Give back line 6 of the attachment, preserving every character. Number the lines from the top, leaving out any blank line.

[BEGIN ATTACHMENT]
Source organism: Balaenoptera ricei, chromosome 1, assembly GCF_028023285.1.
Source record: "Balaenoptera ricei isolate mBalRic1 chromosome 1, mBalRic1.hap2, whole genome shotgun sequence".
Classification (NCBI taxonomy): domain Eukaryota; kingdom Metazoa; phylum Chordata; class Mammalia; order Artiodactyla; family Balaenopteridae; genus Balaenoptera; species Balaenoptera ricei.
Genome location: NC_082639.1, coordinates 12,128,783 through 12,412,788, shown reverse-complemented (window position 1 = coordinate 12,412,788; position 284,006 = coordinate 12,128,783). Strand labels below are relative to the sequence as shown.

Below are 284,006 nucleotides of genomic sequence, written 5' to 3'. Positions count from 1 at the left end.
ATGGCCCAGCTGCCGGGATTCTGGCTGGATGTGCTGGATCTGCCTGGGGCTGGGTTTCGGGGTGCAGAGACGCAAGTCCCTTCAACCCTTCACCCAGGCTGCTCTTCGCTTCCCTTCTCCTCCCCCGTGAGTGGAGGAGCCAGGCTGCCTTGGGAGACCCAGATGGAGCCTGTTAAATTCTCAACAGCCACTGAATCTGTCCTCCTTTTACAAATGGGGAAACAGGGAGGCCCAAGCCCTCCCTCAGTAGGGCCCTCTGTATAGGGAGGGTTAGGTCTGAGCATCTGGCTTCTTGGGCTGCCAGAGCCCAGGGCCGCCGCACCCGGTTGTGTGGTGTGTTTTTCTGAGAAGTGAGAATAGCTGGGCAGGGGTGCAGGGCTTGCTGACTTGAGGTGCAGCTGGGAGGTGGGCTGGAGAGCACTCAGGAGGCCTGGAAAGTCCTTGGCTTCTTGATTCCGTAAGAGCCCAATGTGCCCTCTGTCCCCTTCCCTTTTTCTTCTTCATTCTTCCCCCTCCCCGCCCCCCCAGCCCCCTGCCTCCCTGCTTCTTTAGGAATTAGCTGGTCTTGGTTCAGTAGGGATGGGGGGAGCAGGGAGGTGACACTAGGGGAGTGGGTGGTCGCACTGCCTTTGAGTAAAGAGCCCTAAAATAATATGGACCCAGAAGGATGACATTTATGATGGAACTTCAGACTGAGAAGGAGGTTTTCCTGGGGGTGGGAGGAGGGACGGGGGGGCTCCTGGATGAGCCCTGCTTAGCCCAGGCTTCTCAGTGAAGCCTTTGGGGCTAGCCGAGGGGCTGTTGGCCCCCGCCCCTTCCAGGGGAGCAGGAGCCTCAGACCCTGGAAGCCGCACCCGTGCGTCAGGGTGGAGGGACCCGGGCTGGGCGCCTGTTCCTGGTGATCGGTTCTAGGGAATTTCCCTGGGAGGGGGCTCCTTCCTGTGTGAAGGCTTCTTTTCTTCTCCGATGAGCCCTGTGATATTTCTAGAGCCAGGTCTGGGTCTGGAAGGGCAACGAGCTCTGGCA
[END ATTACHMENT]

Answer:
ATGGCCCAGCTGCCGGGATTCTGGCTGGATGTGCTGGATCTGCCTGGGGCTGGGTTTCGGGGTGCAGAGACGCAAGTCCCTTCAACCCTTCACCCAGGCTGCTCTTCGCTTCCCTTCTCCTCCCCCGTGAGTGGAGGAGCCAGGCTGCCTTGGGAGACCCAGATGGAGCCTGTTAAATTCTCAACAGCCACTGAATCTGTCCTCCTTTTACAAATGGGGAAACAGGGAGGCCCAAGCCCTCCCTCAGTAGGGCCCTCTGTATAGGGAGGGTTAGGTCTGAGCATCTGGCTTCTTGGGCTGCCAGAGCCCAGGGCCGCCGCACCCGGTTGTGTGGTGTGTTTTTCTGAGAAGTGAGAATAGCTGGGCAGGGGTGCAGGGCTTGCTGACTTGAGGTGCAGCTGGGAGGTGGGCTGGAGAGCACTCAGGAGGCCTGGAAAGTCCTTGGCTTCTTGATTCCGTAAGAGCCCAATGTGCCCTCTGTCCCCTTCCCTTTTTCTTCTTCATTCTTCCCCCTCCCCGCCCCCCCAGCCCCCTGCCTCCCTGCTTCTTTAGGAATTAGCTGGTCTTGGTTCAGTAGGGATGGGGGGAGCAGGGAGGTGACACTAGGGGAGTGGGTGGTCGCACTGCCTTTGAGTAAAGAGCCCTAAAATAATATGGACCCAGAAGGATGACATTTATGATGGAACTTCAGACTGAGAAGGAGGTTTTCCTGGGGGTGGGAGGAGGGACGGGGGGGCTCCTGGATGAGCCCTGCTTAGCCCAGGCTTCTCAGTGAAGCCTTTGGGGCTAGCCGAGGGGCTGTTGGCCCCCGCCCCTTCCAGGGGAGCAGGAGCCTCAGACCCTGGAAGCCGCACCCGTGCGTCAGGGTGGAGGGACCCGGGCTGGGCGCCTGTTCCTGGTGATCGGTTCTAGGGAATTTCCCTGGGAGGGGGCTCCTTCCTGTGTGAAGGCTTCTTTTCTTCTCCGATGAGCCCTGTGATATTTCTAGAGCCAGGTCTGGGTCTGGAAGGGCAACGAGCTCTGGCA